A loggerhead sea turtle makes her way as she is released back to sea following months recovering from an injury at Israel’s Nature and Park Authority’s National Sea Turtle Rescue Centre, at Palmahim Beach National Park, Israel August 5, 2021. REUTERS/Amir Cohen
Home at last! Taking her sweet time, a sea turtle sauntered slowly back to sea on Thursday after months recovering from an injury.
Fishermen found Stitch, a loggerhead sea turtle, off Israel’s coast in December with a fishing hook lodged in her mouth that had caused her lungs to fill up with water.
After nine months of rehabilitation at Israel’s Sea Turtle Rescue Center, Stitch was released back to the Mediterranean Sea on a sandy beach in Palmahim National Park, south of Tel Aviv.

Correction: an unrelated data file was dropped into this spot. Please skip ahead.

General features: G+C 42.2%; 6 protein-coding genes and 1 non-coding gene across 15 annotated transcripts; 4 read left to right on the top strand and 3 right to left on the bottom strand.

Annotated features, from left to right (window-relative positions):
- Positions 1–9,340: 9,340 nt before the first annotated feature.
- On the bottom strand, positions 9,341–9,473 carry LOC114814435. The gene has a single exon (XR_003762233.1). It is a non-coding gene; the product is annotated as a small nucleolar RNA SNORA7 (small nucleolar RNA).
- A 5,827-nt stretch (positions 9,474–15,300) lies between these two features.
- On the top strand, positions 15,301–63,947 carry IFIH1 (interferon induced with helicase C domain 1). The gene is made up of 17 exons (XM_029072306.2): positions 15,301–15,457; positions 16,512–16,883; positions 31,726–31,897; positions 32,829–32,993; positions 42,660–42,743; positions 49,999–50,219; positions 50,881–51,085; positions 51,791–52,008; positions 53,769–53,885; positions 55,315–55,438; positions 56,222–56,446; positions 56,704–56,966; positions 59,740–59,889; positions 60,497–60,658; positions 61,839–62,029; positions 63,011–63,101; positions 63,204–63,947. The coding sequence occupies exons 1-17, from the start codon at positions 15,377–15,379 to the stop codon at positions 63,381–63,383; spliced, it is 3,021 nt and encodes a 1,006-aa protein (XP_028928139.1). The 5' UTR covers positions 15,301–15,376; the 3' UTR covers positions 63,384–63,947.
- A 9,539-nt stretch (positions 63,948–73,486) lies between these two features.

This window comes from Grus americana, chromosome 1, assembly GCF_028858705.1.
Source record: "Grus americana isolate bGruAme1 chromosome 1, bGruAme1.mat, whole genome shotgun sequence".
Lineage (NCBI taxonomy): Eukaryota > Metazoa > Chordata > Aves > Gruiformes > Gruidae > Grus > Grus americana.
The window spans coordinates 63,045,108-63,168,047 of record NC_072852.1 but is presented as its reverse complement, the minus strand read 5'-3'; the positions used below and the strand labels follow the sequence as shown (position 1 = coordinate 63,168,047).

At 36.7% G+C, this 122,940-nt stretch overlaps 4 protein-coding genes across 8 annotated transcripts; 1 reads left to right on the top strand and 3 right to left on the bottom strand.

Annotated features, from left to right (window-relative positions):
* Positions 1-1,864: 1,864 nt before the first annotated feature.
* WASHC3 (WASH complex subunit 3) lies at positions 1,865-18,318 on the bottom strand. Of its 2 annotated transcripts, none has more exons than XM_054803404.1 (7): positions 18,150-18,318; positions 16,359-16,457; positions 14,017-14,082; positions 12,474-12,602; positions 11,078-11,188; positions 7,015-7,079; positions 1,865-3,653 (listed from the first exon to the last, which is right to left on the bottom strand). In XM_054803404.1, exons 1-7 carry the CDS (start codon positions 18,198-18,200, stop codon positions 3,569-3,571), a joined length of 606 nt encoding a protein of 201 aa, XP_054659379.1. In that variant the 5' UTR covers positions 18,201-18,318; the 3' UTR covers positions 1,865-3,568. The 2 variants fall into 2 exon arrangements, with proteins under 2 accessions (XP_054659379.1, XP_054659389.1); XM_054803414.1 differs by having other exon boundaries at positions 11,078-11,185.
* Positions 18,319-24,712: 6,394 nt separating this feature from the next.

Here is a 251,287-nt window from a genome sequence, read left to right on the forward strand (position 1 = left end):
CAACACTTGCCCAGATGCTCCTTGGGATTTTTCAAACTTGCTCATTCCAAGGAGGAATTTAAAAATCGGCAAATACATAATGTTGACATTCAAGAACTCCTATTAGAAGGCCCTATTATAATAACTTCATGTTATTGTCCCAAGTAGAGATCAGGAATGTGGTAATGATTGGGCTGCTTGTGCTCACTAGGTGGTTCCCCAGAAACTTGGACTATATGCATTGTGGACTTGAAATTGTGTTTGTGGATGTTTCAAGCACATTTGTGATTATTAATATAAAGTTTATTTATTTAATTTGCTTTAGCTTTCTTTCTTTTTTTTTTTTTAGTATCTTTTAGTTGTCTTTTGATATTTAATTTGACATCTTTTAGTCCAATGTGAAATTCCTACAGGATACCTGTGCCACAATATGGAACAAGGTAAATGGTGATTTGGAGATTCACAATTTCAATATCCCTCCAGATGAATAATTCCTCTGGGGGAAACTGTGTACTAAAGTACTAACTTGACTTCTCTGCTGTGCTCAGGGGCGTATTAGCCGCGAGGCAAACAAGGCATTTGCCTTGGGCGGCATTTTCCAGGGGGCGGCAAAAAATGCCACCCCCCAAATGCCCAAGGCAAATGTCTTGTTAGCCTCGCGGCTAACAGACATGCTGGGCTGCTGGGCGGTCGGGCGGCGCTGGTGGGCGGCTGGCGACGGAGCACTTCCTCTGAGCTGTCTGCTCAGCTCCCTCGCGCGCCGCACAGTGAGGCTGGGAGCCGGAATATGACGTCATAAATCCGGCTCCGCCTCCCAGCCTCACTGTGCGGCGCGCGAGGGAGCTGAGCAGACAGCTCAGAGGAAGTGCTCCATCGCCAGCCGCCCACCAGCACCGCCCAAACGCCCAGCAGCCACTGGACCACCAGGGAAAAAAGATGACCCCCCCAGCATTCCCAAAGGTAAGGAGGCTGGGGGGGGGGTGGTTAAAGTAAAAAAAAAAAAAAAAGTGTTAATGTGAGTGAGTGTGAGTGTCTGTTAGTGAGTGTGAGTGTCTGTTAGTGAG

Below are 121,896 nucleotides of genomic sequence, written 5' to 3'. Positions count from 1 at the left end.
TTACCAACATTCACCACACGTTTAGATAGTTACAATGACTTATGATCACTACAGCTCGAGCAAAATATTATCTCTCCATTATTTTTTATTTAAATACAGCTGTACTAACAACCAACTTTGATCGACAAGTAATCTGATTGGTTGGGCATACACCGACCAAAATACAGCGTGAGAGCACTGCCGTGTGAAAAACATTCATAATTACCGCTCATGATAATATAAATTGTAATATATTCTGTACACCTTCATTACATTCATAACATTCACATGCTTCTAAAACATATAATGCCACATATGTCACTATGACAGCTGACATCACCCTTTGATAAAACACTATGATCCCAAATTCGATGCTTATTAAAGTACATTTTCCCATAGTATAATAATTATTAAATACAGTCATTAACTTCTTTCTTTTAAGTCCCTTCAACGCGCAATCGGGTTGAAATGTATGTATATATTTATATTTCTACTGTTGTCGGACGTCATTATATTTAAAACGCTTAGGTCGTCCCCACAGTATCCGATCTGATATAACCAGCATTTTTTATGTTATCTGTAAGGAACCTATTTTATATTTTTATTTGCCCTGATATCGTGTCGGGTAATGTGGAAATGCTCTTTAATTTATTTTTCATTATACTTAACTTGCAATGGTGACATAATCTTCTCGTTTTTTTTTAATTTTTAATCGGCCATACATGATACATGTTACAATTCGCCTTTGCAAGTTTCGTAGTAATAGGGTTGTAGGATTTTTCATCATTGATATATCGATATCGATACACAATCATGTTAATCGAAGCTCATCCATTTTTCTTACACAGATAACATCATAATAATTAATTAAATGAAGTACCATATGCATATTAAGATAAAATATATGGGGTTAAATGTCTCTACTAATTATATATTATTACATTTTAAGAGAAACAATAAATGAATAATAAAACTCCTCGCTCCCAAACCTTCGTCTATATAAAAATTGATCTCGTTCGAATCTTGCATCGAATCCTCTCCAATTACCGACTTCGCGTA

Dozens of people gathered to watch, clapping and cheering as she strode towards the water.
When a sea turtle has water in the lungs, it “can develop (an) infection in the lungs, and it takes a lot of time to heal, with antibiotics and a lot of care,” said Olga Rybak of the Sea Turtle Rescue Center.
Stitch is now healthy and strong, Rybak said, at an estimated 20-30 years old. Loggerheads can live over 70-80 years and females reach maturity at around 35 years of age, according to the U.S. National Oceanic and Atmospheric Administration.
“That means she can join the reproductive population of the Mediterranean, so we’re really happy we (could) save this turtle, so (she) will generate more turtles in the future.”